Lecture - Physics Department
Helen and Morton Sternheim Lecture
Joseph Taylor, Princeton University
Refreshments at 3:45 pm
Published in 1915, Albert Einstein's theory of General Relativity appeared to imply the existence of gravitational waves: an entirely new form of energy and radiation. However, physical reality of these implied waves was doubted by many, including Einstein himself, for well over half a century.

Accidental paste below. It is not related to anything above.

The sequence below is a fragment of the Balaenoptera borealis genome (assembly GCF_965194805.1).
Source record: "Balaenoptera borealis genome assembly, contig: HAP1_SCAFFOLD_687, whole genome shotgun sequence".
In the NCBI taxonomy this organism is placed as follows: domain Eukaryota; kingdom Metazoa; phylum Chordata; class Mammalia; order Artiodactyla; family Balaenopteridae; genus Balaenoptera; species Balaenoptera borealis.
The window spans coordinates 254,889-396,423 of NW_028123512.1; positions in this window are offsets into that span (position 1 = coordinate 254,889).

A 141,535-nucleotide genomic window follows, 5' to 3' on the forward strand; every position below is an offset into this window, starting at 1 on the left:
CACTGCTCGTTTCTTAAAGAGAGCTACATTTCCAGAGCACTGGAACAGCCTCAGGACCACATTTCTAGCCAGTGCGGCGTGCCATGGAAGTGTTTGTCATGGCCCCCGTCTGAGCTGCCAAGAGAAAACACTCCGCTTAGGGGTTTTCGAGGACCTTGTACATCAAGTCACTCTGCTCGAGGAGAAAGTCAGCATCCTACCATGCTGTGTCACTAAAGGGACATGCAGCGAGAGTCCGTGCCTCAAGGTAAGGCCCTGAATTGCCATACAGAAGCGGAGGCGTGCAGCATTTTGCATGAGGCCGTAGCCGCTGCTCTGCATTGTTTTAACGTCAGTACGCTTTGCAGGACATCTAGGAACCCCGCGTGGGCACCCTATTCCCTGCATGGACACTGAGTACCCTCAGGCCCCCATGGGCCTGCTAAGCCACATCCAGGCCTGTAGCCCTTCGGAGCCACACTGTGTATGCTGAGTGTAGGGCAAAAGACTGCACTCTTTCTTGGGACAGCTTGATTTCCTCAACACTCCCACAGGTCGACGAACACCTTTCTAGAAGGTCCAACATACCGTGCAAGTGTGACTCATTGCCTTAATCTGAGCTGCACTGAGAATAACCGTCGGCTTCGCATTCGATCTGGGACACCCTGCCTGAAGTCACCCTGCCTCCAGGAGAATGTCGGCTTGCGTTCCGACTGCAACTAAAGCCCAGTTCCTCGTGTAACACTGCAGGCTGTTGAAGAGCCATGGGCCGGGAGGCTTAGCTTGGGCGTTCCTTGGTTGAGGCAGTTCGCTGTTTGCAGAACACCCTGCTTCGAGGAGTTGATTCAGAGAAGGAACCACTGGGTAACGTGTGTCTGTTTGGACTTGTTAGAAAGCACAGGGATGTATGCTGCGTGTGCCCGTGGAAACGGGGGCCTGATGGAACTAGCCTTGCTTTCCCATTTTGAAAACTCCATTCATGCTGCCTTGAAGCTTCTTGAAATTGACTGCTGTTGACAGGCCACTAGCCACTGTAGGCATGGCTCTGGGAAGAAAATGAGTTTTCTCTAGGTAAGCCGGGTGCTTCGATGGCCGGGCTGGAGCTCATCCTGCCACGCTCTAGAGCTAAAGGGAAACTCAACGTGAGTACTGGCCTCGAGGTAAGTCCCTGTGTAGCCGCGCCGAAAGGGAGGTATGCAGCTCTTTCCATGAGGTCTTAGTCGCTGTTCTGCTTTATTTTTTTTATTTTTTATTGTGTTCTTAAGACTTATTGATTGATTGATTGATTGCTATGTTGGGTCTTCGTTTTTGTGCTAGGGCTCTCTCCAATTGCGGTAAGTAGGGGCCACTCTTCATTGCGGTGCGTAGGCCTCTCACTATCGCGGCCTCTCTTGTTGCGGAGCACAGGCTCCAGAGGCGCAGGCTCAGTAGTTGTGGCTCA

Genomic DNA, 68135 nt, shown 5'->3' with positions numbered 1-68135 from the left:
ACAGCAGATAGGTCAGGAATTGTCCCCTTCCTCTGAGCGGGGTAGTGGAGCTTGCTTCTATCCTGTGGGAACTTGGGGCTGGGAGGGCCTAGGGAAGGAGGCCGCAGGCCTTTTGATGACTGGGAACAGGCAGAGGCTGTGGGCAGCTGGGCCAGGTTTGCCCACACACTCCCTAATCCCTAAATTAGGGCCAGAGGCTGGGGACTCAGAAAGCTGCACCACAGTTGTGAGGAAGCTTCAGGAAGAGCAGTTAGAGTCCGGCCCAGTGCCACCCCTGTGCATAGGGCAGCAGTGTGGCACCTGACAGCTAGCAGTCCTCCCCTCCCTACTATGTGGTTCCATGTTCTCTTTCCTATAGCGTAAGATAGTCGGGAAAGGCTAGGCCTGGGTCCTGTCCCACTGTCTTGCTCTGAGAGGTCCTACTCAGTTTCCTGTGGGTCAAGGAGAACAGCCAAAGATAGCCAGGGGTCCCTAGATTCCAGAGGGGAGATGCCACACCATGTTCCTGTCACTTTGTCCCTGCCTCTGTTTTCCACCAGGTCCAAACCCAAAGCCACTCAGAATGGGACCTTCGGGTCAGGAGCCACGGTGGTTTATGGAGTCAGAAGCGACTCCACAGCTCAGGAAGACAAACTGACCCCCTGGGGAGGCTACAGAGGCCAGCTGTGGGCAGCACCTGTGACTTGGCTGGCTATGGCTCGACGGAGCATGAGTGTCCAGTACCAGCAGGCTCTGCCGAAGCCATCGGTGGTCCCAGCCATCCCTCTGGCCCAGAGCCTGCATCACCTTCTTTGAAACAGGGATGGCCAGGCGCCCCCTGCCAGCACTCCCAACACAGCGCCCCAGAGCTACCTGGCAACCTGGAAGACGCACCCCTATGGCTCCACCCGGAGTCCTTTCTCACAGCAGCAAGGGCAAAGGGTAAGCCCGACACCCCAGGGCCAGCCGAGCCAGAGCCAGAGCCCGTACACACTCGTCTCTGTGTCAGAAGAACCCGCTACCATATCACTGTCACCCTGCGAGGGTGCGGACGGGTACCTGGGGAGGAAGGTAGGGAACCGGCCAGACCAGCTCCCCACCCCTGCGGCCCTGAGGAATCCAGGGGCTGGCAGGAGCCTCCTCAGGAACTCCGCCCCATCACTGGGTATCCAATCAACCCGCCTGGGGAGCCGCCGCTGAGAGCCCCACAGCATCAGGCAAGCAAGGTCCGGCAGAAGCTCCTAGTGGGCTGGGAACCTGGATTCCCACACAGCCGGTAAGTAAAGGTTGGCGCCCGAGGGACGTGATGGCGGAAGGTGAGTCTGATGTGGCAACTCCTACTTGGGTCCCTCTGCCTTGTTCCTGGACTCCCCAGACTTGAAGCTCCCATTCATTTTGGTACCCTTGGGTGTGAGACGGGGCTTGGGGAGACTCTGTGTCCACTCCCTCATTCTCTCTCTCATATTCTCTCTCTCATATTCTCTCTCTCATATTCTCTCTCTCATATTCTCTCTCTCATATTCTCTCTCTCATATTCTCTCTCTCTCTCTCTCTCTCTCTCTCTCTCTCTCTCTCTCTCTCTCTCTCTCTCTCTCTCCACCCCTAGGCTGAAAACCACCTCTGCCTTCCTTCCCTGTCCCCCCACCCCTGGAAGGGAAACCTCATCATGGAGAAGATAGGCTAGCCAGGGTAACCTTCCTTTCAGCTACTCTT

A 1974 discovery made in the UMass Department of Physics and Astronomy, together with more detailed follow-up measurements extending over many years, has laid all such doubts to rest. Moreover, it provided persuasive justification for funding what became a successful billion-dollar experiment to detect gravitational waves directly.
The century-long effort to better understand some of Nature's most fundamental laws makes a fascinating and entertaining story. It is a superb example of the scientific method at work -- warts, blind alleys, and all.
This lecture is intended for a general audience: no pre-requisites required, beyond an interest in Nature's truths!